Though there is a lack of usage and grammar information, it is still a helpful supplement for beginners to learn these mimetic words. For more, check out our review! If you're a beginner who wants a nice hardcover dictionary by your side in real life, this is a solid pick. This little brick is a great starter dictionary for any beginner and it's actually the first dictionary Kristen ever bought when she started taking Japanese classes.

While it doesn't contain every word in the Japanese language but what dictionary does? Each word has an English definition and some have additional explanations, collocations, or sentences when necessary.

Another feature: While we don't usually support furigana, when you're trying to look something up, the last thing you need is another thing to look up.

This dictionary makes it easy to get the information you need without too much extra thrown in your face. Because it's organized by kana and has furigana throughout, this dictionary can be used by anyone trying to look up a Japanese word, as long as they know hiragana and katakana. Hopefully this list gets you close to a decision on a go-to textbook and some reference books. The sooner you start a study routine, the sooner you'll be using your accumulated knowledge, no matter how hodgepodge, to learn more and more advanced concepts.

As long as you get a book on this list and stick to it, you'll achieve your dream of Japanese language proficiency. Tofugu Series View All Series. View All Japan. View All Japanese. View All Interviews. View All Reviews. View All Travel. Tofugu Store.

How I Struggled with and Overcame Japanese Grammar

Before we dive in, here's a list of things we'll assume all textbooks include: Genki Genki is not only the favorite of Japanese classes the world over, it's one of our favorites too so much, we wrote a full review. For more, check out our review. Perfect for beginners Reliable lesson structure Scaffolding progression Clear, concise grammar explanations Audio CDs and workbook available Cons: Not designed for self-learners download on site Minna no Nihongo The two book system isn't "bad," necessarily.

Covers more ground than other textbooks All Japanese text—lots of reading practice Intense, in-depth grammar explanations Cons: Real-world conversations with accompanying vocabulary words Grammar taught through example sentences Cons: Not great for self-learners More expensive than other textbooks download on site Japanese for Busy People The title, Japanese for Busy People , may sound like it's aimed at you, the busy student with so much on their plate.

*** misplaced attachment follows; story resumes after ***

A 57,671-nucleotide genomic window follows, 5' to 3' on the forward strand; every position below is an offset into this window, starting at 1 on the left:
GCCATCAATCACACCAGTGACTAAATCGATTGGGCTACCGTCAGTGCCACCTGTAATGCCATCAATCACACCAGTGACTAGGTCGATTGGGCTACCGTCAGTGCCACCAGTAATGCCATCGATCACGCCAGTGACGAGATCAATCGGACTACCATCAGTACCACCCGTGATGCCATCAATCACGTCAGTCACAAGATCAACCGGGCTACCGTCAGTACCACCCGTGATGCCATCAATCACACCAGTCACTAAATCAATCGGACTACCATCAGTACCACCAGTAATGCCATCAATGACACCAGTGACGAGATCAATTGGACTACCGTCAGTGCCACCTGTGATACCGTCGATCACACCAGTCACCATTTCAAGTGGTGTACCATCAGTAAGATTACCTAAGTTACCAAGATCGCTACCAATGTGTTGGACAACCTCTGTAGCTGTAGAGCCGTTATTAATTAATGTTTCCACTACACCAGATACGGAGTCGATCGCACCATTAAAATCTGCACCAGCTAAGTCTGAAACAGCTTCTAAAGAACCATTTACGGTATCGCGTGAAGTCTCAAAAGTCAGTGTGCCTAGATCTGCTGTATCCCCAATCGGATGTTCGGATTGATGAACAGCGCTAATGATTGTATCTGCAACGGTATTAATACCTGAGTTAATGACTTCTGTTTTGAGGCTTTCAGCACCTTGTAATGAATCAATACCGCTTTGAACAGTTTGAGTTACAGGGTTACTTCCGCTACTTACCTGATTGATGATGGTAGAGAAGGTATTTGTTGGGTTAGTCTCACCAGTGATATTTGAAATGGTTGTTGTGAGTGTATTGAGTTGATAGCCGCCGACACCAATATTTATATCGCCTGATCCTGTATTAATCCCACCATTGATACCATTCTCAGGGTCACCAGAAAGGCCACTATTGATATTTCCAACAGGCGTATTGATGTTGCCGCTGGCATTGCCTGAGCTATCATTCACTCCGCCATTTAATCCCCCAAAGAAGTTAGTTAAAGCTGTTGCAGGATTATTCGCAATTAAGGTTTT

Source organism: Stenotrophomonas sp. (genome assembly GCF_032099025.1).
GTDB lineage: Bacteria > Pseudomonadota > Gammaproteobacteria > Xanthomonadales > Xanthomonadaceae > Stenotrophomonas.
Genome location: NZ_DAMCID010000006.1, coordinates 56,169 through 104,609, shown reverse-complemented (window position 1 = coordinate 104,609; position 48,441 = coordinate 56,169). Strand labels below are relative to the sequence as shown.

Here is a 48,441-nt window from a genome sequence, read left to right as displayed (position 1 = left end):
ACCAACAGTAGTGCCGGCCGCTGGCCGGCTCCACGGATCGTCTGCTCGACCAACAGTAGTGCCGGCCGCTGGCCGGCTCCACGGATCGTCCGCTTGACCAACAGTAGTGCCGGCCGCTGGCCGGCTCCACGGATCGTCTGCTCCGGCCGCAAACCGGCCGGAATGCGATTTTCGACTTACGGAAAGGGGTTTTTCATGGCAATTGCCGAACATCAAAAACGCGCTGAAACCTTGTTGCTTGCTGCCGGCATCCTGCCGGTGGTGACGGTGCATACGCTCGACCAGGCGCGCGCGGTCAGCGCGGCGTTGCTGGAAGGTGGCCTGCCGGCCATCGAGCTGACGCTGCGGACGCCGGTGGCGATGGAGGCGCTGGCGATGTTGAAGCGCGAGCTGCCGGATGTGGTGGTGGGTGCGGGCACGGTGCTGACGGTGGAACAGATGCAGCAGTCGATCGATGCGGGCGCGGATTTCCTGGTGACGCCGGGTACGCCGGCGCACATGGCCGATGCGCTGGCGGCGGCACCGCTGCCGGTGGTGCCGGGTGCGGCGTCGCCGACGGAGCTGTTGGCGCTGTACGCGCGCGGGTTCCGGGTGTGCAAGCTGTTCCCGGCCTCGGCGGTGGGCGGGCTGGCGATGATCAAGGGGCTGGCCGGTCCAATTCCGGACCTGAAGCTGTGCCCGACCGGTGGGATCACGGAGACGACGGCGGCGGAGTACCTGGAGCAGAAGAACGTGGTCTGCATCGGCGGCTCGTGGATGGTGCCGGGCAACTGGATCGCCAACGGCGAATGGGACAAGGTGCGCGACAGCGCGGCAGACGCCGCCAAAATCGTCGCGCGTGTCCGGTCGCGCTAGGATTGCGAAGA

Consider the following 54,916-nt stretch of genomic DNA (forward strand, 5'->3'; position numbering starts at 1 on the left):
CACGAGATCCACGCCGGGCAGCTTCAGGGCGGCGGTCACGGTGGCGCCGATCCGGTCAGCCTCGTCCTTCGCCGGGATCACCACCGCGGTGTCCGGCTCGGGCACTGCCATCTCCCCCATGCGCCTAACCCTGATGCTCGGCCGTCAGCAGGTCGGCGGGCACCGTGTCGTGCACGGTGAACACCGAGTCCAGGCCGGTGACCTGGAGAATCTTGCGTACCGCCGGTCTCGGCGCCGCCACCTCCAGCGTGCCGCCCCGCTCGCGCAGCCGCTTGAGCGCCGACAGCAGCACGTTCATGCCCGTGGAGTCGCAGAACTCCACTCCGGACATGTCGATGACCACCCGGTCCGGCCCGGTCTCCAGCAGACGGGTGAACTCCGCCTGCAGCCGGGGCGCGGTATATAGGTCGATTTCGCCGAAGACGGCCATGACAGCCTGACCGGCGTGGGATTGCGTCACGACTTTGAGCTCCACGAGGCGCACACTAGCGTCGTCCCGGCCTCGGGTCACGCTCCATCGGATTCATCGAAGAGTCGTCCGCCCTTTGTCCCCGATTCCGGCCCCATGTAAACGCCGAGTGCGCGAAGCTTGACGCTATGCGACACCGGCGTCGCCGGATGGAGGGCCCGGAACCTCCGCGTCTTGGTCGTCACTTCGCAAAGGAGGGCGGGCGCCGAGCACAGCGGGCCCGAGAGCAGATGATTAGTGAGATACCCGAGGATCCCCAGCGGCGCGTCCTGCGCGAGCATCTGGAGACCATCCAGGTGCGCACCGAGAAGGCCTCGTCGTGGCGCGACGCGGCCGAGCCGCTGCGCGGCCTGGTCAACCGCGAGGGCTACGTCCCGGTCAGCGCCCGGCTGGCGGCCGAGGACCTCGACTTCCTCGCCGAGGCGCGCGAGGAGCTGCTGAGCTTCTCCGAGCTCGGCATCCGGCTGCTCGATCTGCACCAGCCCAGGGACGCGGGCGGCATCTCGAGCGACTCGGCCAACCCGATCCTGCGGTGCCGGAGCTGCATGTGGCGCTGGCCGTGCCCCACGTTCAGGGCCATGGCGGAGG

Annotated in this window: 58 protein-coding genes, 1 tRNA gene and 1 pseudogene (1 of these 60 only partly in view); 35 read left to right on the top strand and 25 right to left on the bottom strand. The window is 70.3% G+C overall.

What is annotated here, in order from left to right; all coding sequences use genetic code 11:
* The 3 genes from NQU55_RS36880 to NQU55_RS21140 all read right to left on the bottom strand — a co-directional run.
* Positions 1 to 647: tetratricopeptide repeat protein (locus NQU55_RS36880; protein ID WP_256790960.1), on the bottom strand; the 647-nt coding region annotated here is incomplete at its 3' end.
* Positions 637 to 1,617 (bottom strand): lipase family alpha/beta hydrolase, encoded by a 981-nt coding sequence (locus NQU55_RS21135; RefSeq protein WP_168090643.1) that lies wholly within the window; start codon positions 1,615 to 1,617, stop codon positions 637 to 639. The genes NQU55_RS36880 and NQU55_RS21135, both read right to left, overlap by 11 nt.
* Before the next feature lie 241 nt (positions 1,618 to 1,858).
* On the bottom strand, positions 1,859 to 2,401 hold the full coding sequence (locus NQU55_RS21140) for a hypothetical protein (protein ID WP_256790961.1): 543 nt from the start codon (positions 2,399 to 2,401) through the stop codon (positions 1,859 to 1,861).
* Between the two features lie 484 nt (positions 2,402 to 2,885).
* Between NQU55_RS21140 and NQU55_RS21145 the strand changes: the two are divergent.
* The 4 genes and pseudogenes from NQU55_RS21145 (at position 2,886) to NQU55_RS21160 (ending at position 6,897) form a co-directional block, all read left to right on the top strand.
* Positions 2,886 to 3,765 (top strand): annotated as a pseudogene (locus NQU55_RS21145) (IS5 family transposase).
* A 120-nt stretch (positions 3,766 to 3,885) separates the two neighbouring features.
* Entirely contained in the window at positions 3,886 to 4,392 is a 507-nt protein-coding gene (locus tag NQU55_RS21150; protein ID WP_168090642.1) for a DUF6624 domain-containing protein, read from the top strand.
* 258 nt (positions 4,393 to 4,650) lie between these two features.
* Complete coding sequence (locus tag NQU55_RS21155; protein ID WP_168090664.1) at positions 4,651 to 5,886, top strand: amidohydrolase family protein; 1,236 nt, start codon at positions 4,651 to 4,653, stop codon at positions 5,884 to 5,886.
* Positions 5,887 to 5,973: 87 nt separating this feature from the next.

Quizzes at the end of each lesson and an accompanying answer key Dialogues are more realistic, less like "classroom talk" Clear grammar explanations at the beginning of each chapter Audio CD included Cons: Aimed at business people so be prepared to talk about photocopiers All kana, no kanji makes for difficult reading download on site Japanese for Everyone When you get about halfway through, you start to see grammar points or levels of detail that aren't commonly taught in other textbooks, not to mention more natural Japanese in the dialogues.

Packed with content, maybe as much as Genki I and II combined Affordable Teaches grammar through real-life situations and expressions Covers complex grammar concepts early Cons: Grammar explanations are brief and require an outside supplement Audio lessons are difficult to find Not many kanji used in reading comprehension and exercises download on site Japanese: The Spoken Language Japanese: Great audio lessons A unique approach you won't find elsewhere Teaches pitch accent Complex and detailed grammar explanations Written by linguists Cons: Phonetic script takes getting used to Grammar explanations may be too complex for some students download on site Adventures in Japanese Adventures in Japanese is aimed at junior high and high school learners and as such, the material is not as comprehensive as you might find in other textbooks.

Aimed at junior high and high school Easy to self-measure progress Great companion website with free bonus material, no login required Cons: Comprehensive Grammar explanations are easy to understand Cons: Some grammar explanations may contain errors Use for Free Online Elementary Japanese For self-learners on a budget, this is one of the best values.Each chapter introduces target grammar and vocab gradually, so it's never dumped on you all at once.

Grammar in this book is still quite useful and common too, so just using it to learn new grammar is an option as well. Sorry to offend. But if you start learning them early, like say, at the beginner level, they can be much easier to recognize, understand, and put into your own language.

Even in the last dialogue, it's mostly kana with some common kanji thrown in. Good advice.